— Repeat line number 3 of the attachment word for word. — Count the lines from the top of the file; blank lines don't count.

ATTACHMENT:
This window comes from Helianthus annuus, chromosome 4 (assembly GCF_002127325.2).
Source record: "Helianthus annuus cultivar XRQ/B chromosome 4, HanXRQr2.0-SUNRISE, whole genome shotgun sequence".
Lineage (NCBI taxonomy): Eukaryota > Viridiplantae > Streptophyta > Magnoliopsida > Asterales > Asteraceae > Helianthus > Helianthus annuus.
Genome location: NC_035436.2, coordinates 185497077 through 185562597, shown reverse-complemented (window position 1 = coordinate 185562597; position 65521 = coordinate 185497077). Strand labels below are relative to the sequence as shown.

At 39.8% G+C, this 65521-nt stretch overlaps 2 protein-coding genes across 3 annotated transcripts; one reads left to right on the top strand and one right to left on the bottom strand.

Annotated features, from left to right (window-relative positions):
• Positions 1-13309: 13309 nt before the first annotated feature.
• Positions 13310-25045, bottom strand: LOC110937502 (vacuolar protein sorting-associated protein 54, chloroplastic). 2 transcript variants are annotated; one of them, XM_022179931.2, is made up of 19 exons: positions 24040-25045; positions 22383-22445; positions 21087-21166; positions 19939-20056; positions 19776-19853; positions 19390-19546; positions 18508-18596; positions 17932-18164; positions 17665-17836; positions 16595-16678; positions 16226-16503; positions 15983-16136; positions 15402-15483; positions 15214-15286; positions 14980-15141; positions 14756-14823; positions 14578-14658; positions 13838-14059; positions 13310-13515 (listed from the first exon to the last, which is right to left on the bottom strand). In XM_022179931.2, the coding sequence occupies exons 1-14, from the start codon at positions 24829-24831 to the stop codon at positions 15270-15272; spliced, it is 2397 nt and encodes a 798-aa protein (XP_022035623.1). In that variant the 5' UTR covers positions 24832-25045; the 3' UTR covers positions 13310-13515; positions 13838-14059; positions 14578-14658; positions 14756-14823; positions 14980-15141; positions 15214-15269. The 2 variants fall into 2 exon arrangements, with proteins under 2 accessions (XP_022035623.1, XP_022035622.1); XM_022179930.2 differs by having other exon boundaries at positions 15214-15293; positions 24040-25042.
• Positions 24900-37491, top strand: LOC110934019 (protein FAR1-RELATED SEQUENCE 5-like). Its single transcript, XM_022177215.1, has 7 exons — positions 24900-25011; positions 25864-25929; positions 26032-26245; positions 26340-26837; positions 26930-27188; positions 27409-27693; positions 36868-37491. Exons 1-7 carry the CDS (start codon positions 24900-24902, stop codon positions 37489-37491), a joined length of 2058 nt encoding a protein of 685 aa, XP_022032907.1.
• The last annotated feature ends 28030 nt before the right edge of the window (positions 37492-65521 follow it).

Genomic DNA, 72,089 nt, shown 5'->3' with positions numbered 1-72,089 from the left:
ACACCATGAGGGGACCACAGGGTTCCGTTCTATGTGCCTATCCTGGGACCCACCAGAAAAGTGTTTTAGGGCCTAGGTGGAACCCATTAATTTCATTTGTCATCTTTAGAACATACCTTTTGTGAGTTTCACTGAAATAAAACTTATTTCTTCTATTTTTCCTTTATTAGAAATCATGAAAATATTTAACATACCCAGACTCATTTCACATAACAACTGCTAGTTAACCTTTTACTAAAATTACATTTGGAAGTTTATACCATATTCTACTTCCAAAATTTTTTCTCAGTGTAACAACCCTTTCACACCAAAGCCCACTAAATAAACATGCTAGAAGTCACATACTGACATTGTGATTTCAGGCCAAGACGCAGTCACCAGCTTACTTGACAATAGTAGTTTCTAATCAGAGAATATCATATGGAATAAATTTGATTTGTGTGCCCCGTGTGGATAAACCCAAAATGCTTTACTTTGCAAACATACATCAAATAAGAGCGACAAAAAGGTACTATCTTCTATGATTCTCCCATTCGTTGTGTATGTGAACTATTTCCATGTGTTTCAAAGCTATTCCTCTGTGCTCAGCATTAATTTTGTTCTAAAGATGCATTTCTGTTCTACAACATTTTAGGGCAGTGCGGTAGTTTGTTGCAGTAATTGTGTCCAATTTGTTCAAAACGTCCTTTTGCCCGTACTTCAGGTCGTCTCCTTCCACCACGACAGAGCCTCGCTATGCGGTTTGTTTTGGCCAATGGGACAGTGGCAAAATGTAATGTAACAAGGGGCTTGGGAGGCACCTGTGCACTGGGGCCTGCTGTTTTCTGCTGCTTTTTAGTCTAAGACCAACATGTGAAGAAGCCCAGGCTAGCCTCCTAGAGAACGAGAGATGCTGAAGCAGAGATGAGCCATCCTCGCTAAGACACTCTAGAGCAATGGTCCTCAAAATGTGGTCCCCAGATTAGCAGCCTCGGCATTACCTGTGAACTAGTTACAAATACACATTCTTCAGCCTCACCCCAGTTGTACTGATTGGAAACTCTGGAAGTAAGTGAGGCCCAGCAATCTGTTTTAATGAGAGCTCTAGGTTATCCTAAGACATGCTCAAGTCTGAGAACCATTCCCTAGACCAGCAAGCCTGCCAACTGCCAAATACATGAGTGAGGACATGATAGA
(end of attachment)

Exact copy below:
Lineage (NCBI taxonomy): Eukaryota > Viridiplantae > Streptophyta > Magnoliopsida > Asterales > Asteraceae > Helianthus > Helianthus annuus.